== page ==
Friday, May 23, 2014

An Outage Outrage: National Weather Service Warning System Fails Amid East Coast Tornadoes

For about a half hour late Thursday afternoon, as tornadic supercells, vicious hailstorms and terrible winds threatened millions of people along the East Coast, the National Weather Service warning system failed.  
A semi is blown over after a possible tornado
 Thursday along Interstate 88 northwest of Albany, N.Y. 

That meant few people could get timely warnings.

Also radar images from the National Weather Service were down, so people were stymied at tracking severe storms and supercells roaming the Northeast.

Capital Weather Gang says the outage lasted from 4:06 to 4:37 p.m. Thursday, during the height of the severe weather.

Operations were also affected around Denver, which was also under a tornado warning.

Capital Weather Gang also obtained a National Weather Service email detailing the problem.  "It appears that all NWS warnings did not properly disseminate during the outage, and significant severe weather was occurring during the outage," according to the e-mail.

The problem was apparently caused by an ongoing upgrade to a computer firewall.

This fiasco raised a lot of questions about the lack of redundancy in the National Weather Service's warning system.

It's true private forecasters, such as the Weather Channel, AccuWeather, and WeatherNation can spread warnings, but you really need a truly national, non-business, government agency to issue consistent warnings during dangerous weather.

Plus, most media outlets rely upon the National Weather Service to provide warnings. Most people it seems, tune into radio and TV when dangerous weather threatens, so National Weather Service alerts are crucial.

Why doesn't the National Weather Service have the right resources to do this?  I'm sure a lot of people were caught out in the big hailstorms in Pennsylvania, New York, New Jersey, Maryland and Delaware today because they didn't get warnings.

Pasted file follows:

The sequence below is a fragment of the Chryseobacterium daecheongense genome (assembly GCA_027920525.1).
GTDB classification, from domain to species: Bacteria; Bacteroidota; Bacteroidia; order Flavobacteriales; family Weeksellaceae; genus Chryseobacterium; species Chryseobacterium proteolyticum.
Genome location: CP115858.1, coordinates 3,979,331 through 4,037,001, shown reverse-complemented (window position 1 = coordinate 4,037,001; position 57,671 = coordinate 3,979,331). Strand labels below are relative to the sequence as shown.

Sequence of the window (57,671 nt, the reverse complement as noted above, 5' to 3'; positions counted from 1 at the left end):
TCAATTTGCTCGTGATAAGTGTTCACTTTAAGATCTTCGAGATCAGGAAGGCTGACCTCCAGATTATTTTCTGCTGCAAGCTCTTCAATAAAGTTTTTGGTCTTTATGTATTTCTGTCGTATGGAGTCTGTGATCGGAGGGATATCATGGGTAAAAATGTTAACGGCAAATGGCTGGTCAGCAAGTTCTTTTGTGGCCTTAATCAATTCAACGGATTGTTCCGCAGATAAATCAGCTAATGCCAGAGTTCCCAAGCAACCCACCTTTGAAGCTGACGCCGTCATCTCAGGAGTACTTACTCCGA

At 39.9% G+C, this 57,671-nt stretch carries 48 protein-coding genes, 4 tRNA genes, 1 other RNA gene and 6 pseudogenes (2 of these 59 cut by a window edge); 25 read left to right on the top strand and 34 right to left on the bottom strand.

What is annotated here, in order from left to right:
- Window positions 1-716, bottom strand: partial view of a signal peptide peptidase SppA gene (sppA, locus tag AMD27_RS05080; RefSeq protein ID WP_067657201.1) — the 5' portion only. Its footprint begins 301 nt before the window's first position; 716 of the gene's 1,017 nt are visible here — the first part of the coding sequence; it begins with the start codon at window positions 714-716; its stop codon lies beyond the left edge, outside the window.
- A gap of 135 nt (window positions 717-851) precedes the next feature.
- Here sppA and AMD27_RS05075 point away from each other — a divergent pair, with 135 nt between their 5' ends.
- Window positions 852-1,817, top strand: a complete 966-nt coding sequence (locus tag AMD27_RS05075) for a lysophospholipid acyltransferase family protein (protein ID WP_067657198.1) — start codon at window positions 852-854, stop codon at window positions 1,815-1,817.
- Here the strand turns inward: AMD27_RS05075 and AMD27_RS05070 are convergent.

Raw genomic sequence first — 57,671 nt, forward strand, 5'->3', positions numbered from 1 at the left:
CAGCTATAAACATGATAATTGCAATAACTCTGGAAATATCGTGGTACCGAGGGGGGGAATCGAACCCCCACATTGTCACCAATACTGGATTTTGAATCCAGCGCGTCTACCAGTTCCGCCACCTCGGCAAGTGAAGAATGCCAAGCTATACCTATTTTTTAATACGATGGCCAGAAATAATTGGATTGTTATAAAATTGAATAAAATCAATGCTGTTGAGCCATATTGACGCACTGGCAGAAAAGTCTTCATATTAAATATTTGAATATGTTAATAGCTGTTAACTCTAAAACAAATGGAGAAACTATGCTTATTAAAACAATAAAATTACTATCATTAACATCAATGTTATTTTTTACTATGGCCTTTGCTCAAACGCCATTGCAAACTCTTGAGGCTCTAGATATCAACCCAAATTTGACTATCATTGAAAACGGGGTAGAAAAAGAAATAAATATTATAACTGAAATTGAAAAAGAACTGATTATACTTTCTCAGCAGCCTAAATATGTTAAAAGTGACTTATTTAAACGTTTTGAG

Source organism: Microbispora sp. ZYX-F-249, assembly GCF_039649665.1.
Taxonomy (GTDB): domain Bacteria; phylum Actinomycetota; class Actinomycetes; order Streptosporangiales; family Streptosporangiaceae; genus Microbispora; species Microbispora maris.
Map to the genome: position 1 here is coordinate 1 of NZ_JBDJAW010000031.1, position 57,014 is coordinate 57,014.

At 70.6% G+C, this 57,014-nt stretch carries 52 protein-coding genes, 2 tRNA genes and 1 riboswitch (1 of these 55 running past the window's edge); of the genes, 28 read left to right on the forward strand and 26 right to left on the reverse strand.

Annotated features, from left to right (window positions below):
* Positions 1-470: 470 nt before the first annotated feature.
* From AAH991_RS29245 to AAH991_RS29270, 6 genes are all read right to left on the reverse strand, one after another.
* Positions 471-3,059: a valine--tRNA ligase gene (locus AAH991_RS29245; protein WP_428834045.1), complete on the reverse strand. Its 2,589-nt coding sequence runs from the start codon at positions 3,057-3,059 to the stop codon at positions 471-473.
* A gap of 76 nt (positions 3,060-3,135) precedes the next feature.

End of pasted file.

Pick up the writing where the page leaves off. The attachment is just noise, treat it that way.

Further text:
The scary thing is, a likely tornado, that was causing damage, was heading toward the Albany, New York metro region when the outage happened. The storm weakened before reaching Albany, which is a good thing.

I wonder if anybody got hurt because of this situation. Or worse, will this kind of failure happen again when a big tornado is bearing down on a city? Will people die because of system failures at the National Weather Service?

I can only imagine the intense frustration among the excellent meteorologists at the National Weather Service over this issue.

Meteorologist and Slate writer Eric Holthaus said there have several, less serious computer glitches and failures in the last six weeks.

Holthaus wrote:  "Outages like this can't continue. The National Weather Service should immediately implement redundancy into their computer systems to ensure the people they serve - us- aren't kept in the dark when dangerous weather approaches. Until then, the system in place is an embarrassment to the diligent scientists that work there."

I couldn't agree more, Eric.

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